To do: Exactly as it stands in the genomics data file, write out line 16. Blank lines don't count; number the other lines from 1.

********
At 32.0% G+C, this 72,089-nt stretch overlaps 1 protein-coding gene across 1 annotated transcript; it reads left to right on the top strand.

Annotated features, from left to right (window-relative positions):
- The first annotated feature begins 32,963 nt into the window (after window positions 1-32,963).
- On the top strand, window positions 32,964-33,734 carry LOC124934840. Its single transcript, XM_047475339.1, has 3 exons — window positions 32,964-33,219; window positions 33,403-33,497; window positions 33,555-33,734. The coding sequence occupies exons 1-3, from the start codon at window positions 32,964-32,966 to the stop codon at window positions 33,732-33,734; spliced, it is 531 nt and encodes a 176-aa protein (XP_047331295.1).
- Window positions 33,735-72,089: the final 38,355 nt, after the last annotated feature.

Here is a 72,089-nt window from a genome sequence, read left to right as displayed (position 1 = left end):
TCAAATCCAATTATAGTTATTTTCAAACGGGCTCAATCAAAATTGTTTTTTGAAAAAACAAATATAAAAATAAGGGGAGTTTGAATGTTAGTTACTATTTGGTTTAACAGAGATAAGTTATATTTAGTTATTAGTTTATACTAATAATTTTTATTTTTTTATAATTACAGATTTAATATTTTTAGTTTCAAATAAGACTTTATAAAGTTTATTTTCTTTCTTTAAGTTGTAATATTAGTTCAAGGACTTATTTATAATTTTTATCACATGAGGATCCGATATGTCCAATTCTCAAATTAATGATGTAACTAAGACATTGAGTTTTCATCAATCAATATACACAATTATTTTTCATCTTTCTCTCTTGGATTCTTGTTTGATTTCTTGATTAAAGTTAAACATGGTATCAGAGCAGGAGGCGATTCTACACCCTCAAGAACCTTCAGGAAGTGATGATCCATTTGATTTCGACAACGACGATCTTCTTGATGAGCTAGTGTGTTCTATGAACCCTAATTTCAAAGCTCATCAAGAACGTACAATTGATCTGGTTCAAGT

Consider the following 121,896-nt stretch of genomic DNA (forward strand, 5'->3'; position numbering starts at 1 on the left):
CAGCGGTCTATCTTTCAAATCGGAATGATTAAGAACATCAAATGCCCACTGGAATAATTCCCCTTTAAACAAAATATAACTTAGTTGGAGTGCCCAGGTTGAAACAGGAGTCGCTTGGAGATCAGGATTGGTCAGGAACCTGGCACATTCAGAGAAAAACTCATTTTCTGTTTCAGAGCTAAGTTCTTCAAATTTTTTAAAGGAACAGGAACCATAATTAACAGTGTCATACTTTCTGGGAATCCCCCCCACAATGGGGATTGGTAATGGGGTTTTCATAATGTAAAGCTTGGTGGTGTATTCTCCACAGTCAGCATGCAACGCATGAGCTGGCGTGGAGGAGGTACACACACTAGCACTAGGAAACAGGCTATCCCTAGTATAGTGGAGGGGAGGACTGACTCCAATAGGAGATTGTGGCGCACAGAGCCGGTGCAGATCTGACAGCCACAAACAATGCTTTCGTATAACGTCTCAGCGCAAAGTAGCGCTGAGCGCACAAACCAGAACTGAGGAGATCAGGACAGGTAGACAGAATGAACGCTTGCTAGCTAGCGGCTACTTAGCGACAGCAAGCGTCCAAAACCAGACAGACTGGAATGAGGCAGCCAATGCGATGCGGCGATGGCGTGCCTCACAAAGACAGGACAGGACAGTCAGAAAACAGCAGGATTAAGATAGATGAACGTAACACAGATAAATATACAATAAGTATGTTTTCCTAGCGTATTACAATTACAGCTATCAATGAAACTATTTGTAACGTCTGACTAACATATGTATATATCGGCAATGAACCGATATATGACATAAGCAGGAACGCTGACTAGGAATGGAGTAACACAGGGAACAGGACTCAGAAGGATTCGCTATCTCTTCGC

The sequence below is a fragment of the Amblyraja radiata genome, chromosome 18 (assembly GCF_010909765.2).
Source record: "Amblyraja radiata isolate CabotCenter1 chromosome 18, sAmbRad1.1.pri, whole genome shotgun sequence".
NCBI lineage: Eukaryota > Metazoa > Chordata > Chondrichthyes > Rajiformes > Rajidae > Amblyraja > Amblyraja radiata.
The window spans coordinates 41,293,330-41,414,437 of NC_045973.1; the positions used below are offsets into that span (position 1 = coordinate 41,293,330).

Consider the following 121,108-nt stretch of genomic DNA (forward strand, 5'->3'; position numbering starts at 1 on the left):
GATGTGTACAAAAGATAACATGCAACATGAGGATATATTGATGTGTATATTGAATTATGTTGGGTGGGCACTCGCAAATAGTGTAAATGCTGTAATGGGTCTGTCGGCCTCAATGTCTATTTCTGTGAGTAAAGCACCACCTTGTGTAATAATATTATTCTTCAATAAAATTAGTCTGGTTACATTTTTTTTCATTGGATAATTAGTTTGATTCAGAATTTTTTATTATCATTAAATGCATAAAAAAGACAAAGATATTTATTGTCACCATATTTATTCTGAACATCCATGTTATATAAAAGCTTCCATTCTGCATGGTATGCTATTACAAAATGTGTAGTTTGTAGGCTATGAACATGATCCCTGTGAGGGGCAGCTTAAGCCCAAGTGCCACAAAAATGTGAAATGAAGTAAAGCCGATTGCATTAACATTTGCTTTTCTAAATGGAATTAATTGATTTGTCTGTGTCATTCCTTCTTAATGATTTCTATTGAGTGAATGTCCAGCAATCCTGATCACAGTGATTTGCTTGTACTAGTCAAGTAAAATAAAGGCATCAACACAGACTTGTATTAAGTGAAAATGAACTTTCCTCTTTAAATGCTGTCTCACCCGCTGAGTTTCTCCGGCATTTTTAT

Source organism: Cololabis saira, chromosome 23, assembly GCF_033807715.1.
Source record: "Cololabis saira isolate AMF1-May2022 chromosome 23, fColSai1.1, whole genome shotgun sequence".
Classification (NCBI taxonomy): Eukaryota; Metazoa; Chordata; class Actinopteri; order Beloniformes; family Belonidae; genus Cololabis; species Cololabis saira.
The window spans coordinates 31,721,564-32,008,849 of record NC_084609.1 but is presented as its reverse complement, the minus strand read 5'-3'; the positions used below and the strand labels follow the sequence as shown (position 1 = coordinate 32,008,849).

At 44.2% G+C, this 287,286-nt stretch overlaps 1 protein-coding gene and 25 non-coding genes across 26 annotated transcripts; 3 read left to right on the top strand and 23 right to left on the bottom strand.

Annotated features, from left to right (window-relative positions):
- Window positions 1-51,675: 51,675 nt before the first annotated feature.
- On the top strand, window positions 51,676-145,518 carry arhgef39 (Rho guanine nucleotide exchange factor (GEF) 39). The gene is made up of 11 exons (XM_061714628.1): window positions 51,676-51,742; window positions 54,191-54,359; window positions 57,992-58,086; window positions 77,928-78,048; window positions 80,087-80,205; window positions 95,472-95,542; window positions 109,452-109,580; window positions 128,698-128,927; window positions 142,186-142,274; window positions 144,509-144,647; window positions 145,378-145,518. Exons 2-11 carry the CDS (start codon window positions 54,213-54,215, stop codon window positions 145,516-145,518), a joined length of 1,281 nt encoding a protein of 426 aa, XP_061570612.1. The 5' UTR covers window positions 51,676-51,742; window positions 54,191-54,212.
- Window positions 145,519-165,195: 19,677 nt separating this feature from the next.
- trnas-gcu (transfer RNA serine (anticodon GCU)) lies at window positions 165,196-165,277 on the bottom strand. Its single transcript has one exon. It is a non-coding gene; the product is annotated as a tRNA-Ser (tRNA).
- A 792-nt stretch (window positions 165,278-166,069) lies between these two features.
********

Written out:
Source organism: Cololabis saira, chromosome 23, assembly GCF_033807715.1.